Principals can improve their teachers’ classroom practice, either directly or indirectly by arranging resources, to support improvement. However, there is limited information about how principals spend their time. A snapshot from the Institute of Education Sciences (IES) provides insights on workday time allocations for principals in 100 schools.
Key findings in the snapshot include the following:
Principals spent more time on tasks other than providing instructional support.
- Other tasks occupied a majority of principals’ time.
- Principals spent more than one-third of their time on instructional support to teachers on average, split fairly evenly between direct and indirect support.
- However, the amount of time spent on direct instructional support varied considerably across principals.
- Principals provided less feedback and indirect instructional support to teachers later in the school year.
Principals with elementary school teaching experience reported providing more extensive direct instructional support. And according to teachers, they provided more helpful and actionable direct instructional support.
- Principals who had prior elementary school teaching experience provided more direct instructional support and less indirect support.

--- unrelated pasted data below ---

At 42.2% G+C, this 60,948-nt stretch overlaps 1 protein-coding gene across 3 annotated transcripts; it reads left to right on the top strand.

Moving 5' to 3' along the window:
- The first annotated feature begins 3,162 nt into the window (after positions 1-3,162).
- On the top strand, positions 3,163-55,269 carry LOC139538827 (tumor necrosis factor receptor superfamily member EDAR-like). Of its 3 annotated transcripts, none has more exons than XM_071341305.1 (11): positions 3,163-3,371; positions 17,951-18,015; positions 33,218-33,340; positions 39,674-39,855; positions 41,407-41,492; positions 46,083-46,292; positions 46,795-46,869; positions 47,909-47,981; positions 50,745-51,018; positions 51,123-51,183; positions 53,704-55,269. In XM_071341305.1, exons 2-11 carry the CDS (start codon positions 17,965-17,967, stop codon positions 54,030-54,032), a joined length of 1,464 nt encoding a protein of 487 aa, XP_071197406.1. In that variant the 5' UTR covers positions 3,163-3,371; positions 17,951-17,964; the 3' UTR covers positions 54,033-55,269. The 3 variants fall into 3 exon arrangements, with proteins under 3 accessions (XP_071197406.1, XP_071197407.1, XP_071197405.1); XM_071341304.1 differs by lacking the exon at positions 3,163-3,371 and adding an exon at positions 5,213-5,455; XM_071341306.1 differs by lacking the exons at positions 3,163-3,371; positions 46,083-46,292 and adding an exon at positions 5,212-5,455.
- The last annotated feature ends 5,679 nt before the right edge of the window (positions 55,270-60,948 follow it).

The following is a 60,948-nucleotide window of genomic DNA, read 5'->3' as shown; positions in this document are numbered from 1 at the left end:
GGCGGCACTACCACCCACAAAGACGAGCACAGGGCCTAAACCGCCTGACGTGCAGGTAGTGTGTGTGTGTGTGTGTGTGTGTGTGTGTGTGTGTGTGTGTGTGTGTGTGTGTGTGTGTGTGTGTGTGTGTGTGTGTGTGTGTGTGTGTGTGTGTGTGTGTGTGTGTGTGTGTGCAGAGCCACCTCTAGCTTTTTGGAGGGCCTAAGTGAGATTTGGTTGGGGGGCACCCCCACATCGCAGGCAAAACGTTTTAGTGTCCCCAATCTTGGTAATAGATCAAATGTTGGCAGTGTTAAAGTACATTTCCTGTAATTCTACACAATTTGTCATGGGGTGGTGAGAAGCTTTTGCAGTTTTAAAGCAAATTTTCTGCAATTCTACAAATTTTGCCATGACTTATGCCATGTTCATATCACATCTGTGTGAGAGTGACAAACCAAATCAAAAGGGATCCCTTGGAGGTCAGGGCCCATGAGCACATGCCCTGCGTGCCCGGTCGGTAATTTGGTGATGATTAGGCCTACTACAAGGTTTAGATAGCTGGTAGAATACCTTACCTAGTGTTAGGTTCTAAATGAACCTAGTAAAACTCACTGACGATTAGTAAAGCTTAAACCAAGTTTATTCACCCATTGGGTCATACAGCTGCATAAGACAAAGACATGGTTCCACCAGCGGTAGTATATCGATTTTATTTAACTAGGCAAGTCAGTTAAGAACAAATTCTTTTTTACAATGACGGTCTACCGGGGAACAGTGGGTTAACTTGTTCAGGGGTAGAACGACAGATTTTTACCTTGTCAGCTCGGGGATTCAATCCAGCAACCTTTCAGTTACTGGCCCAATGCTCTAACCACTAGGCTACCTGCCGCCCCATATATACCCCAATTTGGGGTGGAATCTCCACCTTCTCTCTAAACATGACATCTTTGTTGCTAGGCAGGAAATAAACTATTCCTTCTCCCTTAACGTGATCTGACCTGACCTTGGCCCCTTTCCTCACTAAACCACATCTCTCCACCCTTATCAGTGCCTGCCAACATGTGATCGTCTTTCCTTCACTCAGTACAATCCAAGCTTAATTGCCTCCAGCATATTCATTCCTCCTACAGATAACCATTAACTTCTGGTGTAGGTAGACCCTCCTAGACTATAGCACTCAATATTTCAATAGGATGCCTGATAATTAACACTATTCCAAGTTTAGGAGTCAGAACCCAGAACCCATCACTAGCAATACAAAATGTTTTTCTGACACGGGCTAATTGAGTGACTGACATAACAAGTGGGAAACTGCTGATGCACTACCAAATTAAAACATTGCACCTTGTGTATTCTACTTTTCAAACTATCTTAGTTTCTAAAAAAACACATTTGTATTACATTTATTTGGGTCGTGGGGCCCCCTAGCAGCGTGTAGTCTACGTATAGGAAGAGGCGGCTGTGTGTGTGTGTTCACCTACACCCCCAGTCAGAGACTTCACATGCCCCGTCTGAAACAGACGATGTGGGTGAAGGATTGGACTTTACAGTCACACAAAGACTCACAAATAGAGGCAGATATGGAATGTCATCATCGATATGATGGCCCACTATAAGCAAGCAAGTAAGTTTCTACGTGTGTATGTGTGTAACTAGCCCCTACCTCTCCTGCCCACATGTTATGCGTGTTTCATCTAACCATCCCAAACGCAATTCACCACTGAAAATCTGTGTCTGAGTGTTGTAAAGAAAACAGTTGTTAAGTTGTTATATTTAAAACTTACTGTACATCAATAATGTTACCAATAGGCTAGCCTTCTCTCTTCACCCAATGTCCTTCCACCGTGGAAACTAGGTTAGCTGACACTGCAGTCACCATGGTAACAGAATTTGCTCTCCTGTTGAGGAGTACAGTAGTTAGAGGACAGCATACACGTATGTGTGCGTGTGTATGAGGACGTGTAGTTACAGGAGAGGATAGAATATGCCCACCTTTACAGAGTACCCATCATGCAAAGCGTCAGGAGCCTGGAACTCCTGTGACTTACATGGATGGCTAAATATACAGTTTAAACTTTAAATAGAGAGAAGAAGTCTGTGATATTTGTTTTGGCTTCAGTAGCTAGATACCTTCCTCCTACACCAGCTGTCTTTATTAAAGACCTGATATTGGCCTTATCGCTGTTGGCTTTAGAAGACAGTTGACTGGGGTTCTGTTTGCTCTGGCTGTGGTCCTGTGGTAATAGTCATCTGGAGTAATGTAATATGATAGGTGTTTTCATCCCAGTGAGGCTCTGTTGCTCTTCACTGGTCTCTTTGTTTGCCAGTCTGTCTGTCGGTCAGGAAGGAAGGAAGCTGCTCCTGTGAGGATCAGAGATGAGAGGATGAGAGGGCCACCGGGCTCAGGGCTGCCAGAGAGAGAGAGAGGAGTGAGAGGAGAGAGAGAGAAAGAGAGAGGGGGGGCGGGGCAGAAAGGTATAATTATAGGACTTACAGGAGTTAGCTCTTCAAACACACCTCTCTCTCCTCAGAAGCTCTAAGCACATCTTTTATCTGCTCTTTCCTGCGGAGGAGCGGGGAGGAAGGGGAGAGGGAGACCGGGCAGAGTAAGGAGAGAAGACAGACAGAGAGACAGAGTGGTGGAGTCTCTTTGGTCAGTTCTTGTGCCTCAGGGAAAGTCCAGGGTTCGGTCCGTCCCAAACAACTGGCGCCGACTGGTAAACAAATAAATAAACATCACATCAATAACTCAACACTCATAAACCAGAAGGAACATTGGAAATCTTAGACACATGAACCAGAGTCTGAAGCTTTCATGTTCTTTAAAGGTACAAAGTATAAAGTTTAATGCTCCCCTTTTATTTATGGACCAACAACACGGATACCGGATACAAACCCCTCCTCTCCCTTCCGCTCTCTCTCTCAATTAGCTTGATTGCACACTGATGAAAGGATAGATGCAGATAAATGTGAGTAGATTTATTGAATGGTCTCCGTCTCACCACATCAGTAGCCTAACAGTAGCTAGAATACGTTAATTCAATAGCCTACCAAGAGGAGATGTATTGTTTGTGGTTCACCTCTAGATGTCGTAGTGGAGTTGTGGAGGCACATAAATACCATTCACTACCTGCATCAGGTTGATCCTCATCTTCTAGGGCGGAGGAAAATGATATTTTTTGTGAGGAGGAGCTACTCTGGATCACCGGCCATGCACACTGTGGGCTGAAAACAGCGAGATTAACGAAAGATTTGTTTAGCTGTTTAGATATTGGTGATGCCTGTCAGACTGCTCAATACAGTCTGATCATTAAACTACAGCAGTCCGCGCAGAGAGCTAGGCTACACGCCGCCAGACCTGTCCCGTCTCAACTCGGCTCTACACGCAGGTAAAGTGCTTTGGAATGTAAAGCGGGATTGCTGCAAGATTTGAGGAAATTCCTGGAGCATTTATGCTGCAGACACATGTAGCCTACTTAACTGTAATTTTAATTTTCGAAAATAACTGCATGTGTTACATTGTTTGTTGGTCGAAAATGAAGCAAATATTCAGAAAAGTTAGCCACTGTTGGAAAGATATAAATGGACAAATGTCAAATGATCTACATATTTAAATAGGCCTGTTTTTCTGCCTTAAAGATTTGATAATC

- Consistent with the finding that principals who had prior elementary school teaching experience reported spending more time providing direct instructional support, teachers generally reported receiving more frequent direct instructional support from their principal if their principal had experience as an elementary school teacher.
- Teachers were more likely to report that their principal helped them identify areas for improvement and provided action steps for improvement if their principal had experience as an elementary school teacher.
Time principals spent providing instructional support was similar, regardless of other principal, teacher, and school characteristics.
- Time principals spent providing instructional support did not differ based on other principal characteristics or behaviors.
- Nor did instructional support time differ based on staff teaching experience or school characteristics.
For more, see: https://econpapers.repec.org/scripts/redir.pf?u=https%3A%2F%2Fwww.mathematica.org%2F-%2Fmedia%2Fpublications%2Fpdfs%2Feducation%2F2021%2Fncee2021_012_time_to_lead.pdf;h=repec:mpr:mprres:dd82cab27ae14f6bbe725b18b3f7a384